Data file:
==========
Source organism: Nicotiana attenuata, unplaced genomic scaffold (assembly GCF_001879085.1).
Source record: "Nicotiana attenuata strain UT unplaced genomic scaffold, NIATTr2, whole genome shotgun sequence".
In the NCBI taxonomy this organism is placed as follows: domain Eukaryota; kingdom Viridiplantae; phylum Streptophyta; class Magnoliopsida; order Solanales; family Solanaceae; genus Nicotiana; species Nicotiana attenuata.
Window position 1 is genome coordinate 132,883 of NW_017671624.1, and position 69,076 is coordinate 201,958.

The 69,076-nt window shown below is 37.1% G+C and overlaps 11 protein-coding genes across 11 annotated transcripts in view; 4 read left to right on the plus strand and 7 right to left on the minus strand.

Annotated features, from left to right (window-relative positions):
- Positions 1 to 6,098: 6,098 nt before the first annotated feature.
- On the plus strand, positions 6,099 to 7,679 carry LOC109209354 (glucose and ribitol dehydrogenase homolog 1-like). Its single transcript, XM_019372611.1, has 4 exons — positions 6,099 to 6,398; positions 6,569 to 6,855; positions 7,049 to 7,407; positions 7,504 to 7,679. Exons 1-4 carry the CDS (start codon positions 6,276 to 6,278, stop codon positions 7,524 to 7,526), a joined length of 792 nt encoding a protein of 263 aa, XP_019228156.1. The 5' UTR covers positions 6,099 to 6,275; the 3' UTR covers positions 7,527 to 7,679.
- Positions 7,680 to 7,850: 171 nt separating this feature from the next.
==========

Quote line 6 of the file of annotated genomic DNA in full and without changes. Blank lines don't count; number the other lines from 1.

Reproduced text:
Annotated features, from left to right (window-relative positions):